Homeland security officials on Thursday blamed the Russian government for a multi-year hacking operation against the U.S. power grid and other infrastructure systems, the first time Washington has publicly accused Moscow of cyber attacks on the energy sector.
Beginning in 2016, or possibly earlier, Kremlin-linked “cyber actors” targeted both government and private and critical infrastructure systems in the energy, nuclear, commercial facilities, water, aviation, and critical manufacturing sectors, according to a security alert published Thursday.
The joint alert, produced by the Department of Homeland Security (DHS) and the FBI, identified multiple incidents where Russian hackers planted malware, conducted spear phishing, and gained remote access into energy sector networks. It did not name facilities or companies that were targeted.
The direct condemnation of Moscow’s hacking escalates and publicizes what has been a simmering cyber conflict between the U.S. and Russia. Historically, Washington has been reluctant to call out foreign hacking in part because it also probes the critical infrastructure systems of other countries around the world.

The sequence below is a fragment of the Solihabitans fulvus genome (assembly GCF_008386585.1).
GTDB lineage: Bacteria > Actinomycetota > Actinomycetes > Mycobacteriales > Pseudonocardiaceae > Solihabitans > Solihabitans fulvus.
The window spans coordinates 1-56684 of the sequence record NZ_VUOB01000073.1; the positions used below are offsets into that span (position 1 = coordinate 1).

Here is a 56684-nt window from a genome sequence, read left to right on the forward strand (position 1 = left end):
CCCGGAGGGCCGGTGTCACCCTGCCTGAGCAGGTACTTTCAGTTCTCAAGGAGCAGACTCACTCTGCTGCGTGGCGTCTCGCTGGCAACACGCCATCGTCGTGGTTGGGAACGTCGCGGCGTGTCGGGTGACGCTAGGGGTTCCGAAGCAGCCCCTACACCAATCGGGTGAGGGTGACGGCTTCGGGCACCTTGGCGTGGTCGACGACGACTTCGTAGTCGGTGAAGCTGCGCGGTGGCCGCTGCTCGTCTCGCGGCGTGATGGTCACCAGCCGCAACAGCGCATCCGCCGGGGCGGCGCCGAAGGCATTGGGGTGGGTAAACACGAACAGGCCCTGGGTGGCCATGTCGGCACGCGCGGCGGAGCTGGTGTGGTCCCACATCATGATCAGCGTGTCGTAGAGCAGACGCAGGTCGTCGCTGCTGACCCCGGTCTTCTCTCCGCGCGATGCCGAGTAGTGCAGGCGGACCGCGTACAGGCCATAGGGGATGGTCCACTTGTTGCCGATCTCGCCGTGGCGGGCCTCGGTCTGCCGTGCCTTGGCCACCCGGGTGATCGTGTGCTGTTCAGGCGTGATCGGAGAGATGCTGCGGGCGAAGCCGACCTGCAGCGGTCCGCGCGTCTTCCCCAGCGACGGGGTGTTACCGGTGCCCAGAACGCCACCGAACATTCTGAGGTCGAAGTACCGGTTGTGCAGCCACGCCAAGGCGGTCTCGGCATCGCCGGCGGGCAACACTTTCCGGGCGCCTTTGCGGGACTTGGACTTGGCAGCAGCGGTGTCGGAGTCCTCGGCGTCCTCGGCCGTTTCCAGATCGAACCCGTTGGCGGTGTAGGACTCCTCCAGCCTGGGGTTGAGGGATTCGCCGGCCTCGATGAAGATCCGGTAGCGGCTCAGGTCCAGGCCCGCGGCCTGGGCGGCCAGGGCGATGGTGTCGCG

Thursday’s security alert came on the heels of President Donald Trump’s announcement that the U.S. will sanction 19 Russian nationals for meddling in the 2016 presidential election. Among those individuals are 13 Russians indicted by Special Counsel Robert Muller as a part of his investigation into Russian election interference.
The punitive measures will also target the Russian entities responsible for cyber attacks on the U.S. energy grid.
Trump has also joined European allies in condemning Moscow for its alleged involvement in the nerve agent attack on a Russian double agent on British soil last week. In a joint statement with the U.K., France and Germany, Washington called the incident a “clear violation” of international law.
Moscow said on Friday it would respond to the Trump administration’s new sanctions by expanding its own list of American citizens who are banned from traveling or doing business in Russia.
“From the very beginning, we use the principle of parity on the number of people included in sanction lists,” Russian Deputy Foreign Minister Sergei Ryabkov said, according to state media. “So we will expand our ‘black list’ with another group of Americans.”
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